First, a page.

Hazel Blears: "I'm very very grateful to party members"
Former Communities Secretary Hazel Blears has survived an attempt to force her deselection at a meeting of her constituency party in Salford.
Some party members criticised her for quitting the government on the eve of local elections this month and undermining the chances of candidates.
Her expenses claims have also come under intense scrutiny.
Ms Blears told the BBC she was "very, very grateful" that Labour party members had "rallied behind" her.
A group of about 30 protesters gathered outside Salford Civic Centre with placards calling for her to go.
Some of the protesters chanted "Hazel out, Hazel out". Four police officers watched the demonstration.
Speaking after the vote, organiser Stephen Kingston, 50, said the campaign to remove Ms Blears would continue.
"The reaction is that it shows the Labour party in Salford is completely and absolutely out of touch with their own voters," he said.
"Labour is supposed to be the party of the working class, so why aren't they listening to the working class in Salford?"
A few weeks do not wipe out 30 years in local and national politics
John Cullen, the constituency party chairman, told the BBC what had happened during the meeting.
"There was a full, frank, open, honest and comradely debate of no confidence in Hazel as candidate for the next general election," he said.
"When the vote was taken the motion was substantially defeated and so we move on from here."
Mr Cullen said Ms Blears had "the fight and the spirit" to carry on, but she would also have to be "contrite" about what had happened.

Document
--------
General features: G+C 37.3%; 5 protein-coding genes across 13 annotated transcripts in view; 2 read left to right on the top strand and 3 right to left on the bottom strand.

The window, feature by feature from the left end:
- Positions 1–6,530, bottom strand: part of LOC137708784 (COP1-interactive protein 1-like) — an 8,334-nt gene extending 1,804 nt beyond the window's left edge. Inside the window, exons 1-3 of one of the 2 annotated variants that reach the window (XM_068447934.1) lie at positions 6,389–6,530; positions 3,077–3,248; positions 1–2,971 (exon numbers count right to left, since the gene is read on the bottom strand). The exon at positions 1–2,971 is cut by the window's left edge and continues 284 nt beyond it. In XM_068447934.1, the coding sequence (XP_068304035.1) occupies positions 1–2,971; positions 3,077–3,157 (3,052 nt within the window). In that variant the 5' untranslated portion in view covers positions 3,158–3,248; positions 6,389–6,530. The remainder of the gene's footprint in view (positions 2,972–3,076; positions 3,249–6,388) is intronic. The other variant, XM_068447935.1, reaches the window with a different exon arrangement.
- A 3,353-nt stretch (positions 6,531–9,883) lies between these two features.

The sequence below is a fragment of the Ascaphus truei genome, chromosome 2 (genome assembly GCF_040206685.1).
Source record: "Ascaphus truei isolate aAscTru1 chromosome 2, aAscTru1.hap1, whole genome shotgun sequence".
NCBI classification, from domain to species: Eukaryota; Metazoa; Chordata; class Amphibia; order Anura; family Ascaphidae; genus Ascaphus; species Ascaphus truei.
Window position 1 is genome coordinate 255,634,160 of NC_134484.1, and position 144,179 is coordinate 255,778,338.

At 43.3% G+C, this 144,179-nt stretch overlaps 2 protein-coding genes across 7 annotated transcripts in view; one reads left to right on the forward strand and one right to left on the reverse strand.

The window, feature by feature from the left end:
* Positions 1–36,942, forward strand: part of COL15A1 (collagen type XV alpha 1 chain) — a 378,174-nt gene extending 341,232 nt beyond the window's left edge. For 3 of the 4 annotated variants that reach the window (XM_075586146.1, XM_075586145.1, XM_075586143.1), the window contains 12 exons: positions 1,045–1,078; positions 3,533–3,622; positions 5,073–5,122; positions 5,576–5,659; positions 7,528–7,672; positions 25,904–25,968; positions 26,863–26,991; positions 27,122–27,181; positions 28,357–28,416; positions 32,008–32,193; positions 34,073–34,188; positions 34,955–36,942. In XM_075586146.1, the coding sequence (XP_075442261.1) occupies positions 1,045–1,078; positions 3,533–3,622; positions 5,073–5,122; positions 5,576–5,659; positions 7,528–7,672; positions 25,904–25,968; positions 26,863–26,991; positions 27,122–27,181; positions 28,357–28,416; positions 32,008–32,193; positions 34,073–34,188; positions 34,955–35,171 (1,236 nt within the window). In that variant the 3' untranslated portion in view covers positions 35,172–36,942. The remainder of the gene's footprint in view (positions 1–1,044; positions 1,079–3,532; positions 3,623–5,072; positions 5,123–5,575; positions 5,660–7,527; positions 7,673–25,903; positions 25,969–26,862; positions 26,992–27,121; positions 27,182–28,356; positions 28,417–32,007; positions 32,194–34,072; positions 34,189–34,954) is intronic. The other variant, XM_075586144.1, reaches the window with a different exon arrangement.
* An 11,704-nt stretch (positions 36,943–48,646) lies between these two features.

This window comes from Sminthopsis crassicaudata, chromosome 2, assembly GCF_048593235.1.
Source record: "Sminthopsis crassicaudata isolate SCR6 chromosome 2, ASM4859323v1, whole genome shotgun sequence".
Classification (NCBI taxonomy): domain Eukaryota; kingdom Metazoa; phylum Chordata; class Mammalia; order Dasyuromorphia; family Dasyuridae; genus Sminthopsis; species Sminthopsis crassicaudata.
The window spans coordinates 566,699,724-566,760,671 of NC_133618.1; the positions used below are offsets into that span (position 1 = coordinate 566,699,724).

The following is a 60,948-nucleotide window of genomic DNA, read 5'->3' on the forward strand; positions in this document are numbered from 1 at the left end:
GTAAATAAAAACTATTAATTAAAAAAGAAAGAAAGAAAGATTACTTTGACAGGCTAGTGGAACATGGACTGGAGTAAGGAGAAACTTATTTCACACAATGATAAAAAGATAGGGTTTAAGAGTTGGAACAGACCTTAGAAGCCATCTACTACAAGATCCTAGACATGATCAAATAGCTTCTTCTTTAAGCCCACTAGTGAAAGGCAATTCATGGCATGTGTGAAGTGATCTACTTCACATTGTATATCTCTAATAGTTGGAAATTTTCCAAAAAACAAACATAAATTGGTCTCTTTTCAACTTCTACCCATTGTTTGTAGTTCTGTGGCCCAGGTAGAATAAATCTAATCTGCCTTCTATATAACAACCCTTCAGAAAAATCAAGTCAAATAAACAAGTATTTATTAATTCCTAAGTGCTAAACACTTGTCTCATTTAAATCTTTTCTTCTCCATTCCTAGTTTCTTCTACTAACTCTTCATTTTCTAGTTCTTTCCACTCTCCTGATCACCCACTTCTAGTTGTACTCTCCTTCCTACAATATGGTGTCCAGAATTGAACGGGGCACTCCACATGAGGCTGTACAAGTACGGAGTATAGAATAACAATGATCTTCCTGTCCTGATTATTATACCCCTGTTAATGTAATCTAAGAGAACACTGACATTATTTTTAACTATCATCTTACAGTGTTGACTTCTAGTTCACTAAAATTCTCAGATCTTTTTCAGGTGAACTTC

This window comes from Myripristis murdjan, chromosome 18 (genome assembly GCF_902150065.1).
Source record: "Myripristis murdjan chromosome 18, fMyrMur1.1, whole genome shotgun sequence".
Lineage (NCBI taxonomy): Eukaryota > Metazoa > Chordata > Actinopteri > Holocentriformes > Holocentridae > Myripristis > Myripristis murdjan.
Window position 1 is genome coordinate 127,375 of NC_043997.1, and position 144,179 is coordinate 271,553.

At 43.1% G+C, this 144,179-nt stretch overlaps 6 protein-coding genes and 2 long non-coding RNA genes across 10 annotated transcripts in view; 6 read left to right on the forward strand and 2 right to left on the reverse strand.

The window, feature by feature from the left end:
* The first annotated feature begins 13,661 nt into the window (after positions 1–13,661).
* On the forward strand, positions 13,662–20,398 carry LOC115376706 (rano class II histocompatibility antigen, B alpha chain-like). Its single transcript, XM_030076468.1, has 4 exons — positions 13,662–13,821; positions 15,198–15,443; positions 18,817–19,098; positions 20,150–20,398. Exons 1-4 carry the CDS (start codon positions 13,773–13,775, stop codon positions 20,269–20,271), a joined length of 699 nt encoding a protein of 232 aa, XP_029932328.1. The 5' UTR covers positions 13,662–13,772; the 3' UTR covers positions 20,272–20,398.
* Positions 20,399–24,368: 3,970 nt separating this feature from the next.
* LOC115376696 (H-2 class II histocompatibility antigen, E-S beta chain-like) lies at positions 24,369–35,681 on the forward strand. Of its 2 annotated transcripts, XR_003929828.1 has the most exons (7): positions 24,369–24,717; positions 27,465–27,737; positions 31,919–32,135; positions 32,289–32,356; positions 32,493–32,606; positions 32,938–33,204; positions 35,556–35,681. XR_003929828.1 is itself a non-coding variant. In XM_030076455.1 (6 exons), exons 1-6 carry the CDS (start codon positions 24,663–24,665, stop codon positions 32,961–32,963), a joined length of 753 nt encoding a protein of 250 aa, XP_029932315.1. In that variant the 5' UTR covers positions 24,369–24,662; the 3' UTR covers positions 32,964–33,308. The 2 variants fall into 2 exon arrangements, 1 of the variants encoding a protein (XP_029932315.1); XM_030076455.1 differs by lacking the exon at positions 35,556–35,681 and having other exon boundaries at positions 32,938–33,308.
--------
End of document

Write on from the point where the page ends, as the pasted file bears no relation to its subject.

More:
Ms Blears told the BBC the meeting had been "one of the most sensible discussions" she had had about the expenses row.
"I am at a loss sometimes to know how I got to this place, but what I've had tonight is the first chance to explain properly to my party members," she said.
"They've not only accepted my explanation, they've rallied behind me.
"I also heard tonight from party members that events of a few weeks do not wipe out 30 years of a record in local and national politics, fighting and being a champion for some of the poorest people in our country."
'Chance to rebuild'
Ms Blears said she "bitterly regretted" the timing of her resignation and earlier criticism of Gordon Brown's performance.
Steve Kingston said Hazel Blears had little local support
She said she had been "incandescently angry" about the situation and had felt she was being "hounded out" of her job.
But she added: "Now I've got a chance to rebuild and reinvigorate my politics a little bit about reconnecting with the people."
Despite the calls for her to step down as an MP at the next election, Ms Blears had been expected to survive the vote.
About 100 people had been expected to attend the meeting, but only some of them - delegates from the wards and unions - were able to vote.
Thirty-three opposed the no confidence motion and 12 voted in favour of it. One voter abstained.
She repaid £13,000 after it emerged she had not paid capital gains tax on the sale of a property.
Although her actions were within the rules, they were described as "totally unacceptable" by the prime minister.
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